By Sinem Adar
May 26 2017
“New Turkey” has become since 2014 a popular slogan employed by the Justice and Development Party (AKP) to express its political project of remaking the nation. However, it has been in a political abyss since the parliamentary elections on 7 June 2015, when the People’s Democratic Party (HDP) gained around thirteen percent of the votes, thereby becoming the first pro-Kurdish party to exceed the electoral threshold in the history of Turkey’s parliamentary democracy. One of the slogans that marked the HDP election campaign was: “We are not going to allow you to become President,” referring to the AKP’s oft-threatened plan to pass constitutional amendments that would grant sweeping powers to Recep Tayyip Erdoğan, the President-to-be of the country. Since then, both physical and symbolic violence have become normalized in the political scene, facilitating the consolidation of a party-state regime, controlled by the AKP government under the de facto leadership of President Erdoğan. The failed coup attempt on 15 July 2016 and the 16 April constitutional referendum of this year—where the YES vote won (with a 51.4 percent vote share) by a narrow margin over the NO vote, with serious concerns about the democratic pedigree of the referendum and under a cloud of accusations of fraud—constitute crucial turning points in the institutionalization of a party-state regime. Yet this consolidation has rather paradoxical implications.
In the rest of this essay, I will shed light on these paradoxical implications by focusing on what is new and what is not that new in today’s Turkey. I argue that the paradoxes of Turkey’s current political environment are deeply marked by continuities even in the midst of ruptures.
Physical and Symbolic Violence
Following the suicide bombing in Suruç on 20 July 2015 that killed thirty-three and injured 104 people, and the killing of two policemen in Șanlıurfa (which was at first claimed by the PKK, although the group then denied responsibility for it), the ceasefire between the Turkish army and the guerrilla movement came to an abrupt end. Extensive and intensive securitization policies in what are defined as “special security zones” were quickly put into effect in most of the cities and towns of the Kurdish southeast and east, directly targeting life itself by destroying Kurdish cities, homes, and bodies. According to a report published in March by the Union of Municipalities in Southeastern Anatolia, around 400,000 people were involuntarily displaced as a consequence of the violence and moved to other towns and cities in the Kurdish region. A recent Amnesty International report notes that 2,024 homes were damaged or destroyed in Sur—the historic central district of Diyarbakır—alone.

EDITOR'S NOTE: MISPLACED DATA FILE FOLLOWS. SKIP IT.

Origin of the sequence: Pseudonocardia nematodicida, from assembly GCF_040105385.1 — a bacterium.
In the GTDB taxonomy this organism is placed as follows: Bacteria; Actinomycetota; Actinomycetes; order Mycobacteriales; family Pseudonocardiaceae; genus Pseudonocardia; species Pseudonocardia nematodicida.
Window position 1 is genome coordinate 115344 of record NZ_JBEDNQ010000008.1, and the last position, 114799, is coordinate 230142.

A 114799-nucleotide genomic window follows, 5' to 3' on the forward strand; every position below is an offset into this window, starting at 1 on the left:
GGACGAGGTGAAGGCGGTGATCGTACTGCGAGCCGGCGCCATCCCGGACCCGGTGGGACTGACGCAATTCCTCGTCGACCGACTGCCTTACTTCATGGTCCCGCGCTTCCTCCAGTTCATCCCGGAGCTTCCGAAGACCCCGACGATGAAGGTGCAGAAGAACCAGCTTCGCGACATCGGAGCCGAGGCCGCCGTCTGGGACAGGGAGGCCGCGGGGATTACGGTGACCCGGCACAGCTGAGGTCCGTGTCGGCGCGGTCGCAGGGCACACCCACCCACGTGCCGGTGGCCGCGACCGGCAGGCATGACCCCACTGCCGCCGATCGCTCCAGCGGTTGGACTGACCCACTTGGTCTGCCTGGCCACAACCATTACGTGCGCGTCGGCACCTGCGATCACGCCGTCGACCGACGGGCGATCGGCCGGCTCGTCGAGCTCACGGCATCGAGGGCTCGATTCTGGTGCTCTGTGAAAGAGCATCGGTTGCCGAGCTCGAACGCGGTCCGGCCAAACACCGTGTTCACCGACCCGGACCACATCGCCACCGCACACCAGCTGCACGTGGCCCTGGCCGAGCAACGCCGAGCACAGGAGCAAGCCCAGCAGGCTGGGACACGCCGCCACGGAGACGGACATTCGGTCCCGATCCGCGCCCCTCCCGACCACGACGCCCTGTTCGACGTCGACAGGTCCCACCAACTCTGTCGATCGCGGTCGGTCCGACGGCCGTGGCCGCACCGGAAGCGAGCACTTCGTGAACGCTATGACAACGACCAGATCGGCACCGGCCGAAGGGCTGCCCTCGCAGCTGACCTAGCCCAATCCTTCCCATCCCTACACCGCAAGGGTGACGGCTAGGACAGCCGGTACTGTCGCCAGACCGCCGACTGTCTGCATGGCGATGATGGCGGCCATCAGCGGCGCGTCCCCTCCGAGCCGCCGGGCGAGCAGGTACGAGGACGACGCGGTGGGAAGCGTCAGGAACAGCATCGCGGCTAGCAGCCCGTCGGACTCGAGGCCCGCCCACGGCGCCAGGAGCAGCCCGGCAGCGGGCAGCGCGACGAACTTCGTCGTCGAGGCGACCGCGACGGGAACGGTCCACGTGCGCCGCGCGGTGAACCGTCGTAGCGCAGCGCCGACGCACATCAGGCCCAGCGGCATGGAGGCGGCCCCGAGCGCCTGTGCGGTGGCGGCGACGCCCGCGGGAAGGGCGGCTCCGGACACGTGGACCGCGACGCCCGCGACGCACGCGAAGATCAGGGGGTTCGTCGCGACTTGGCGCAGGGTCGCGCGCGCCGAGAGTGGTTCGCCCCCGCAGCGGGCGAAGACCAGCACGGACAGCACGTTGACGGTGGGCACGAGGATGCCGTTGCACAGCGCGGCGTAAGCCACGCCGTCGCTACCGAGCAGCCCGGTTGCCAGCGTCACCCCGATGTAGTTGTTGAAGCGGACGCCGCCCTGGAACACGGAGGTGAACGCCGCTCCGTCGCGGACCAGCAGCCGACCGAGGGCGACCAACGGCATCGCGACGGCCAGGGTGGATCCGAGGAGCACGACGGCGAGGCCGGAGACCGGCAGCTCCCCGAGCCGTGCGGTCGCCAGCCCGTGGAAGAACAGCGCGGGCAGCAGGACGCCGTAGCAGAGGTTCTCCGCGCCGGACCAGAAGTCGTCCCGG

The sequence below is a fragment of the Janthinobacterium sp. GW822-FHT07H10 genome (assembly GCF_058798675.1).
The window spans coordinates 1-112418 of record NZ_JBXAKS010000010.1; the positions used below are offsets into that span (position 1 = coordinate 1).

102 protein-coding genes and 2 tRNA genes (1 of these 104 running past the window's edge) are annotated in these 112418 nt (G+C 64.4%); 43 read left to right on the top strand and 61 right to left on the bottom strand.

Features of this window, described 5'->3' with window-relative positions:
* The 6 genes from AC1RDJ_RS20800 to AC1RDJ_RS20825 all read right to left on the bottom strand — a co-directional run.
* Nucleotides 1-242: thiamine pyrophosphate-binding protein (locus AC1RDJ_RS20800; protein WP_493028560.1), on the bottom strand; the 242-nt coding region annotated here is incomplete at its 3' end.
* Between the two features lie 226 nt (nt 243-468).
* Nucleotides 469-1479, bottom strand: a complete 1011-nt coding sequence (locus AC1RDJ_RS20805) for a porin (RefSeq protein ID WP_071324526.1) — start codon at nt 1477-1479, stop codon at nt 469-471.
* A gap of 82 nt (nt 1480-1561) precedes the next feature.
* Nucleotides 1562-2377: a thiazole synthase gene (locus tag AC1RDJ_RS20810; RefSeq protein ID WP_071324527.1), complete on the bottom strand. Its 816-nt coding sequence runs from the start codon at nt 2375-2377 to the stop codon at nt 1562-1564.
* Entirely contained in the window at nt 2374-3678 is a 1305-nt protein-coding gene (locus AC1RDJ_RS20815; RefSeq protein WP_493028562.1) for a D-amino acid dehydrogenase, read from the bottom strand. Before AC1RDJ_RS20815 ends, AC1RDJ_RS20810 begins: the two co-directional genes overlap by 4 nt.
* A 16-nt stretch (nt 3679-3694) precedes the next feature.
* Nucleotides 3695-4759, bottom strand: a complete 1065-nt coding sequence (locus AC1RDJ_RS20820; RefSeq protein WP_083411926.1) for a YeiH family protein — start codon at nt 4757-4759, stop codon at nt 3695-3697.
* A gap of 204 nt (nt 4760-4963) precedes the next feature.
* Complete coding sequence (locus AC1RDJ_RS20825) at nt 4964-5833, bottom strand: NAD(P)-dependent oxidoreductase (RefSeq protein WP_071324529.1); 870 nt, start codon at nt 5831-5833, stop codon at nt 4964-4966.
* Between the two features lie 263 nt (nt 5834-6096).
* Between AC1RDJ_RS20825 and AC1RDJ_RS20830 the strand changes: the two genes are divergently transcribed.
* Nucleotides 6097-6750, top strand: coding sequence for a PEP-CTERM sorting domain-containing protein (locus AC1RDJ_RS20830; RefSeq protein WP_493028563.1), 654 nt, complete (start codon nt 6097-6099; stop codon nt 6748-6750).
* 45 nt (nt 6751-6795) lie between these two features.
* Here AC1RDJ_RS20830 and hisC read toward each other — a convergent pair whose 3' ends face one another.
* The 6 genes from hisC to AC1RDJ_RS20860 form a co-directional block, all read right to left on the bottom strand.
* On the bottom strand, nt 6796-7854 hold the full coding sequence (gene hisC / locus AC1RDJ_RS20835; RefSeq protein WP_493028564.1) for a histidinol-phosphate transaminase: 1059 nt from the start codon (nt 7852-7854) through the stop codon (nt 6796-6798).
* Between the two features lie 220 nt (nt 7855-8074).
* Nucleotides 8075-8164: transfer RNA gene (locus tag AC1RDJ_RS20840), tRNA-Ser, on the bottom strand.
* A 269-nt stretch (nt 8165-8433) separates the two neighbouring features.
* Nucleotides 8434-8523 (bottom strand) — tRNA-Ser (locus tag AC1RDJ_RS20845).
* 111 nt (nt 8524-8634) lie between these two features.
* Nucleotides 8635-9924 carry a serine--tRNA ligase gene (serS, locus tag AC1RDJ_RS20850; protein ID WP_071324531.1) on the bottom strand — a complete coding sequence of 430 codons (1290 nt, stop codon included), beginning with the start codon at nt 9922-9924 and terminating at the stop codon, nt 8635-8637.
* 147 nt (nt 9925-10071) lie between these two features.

During this time, various cities in the Western part of the country were also hit by violent attacks, some of which were claimed by ISIS, such as the deadly attack which hit a popular night club in Istanbul on New Year’s Eve this year. Between 7 June 2015 and 1 January 2017, a total of 1,512 citizens were killed, and the death toll increases to 1,793 when those who died during the failed coup attempt and the soldiers who died during the recent Turkish military intervention in Syria, code-named by Turkey as Operation Euphrates Shield, are included in the count.
In today’s Turkey, death is not limited, however, to the actual termination of one’s life. It is more than physical. It is also symbolic. It seeks to capture minds. It attempts to silence all forms of dissidence. The whole civil sphere is threatened by symbolic death. Indeed, this symbolic death is in some ways continuous with the Turkish state’s efforts to throttle dissent and silence civil society in the aftermath of past coups. Yet the scale, scope, and reach of the current annihilating impulse is more extensive than these earlier episodes. Thousands of people within academia and the state bureaucracy have lost their jobs, with their status as civil servants revoked and their passports cancelled since the failed coup attempt on 15 July 2016. Since then, 231 journalists have been imprisoned. According to the 2017 World Press Freedom Index, Turkey ranks 155th out of a total of 180 countries on press freedoms. Moreover, 560 foundations, 1125 associations, and nineteen trade unions have been shuttered since July 2016.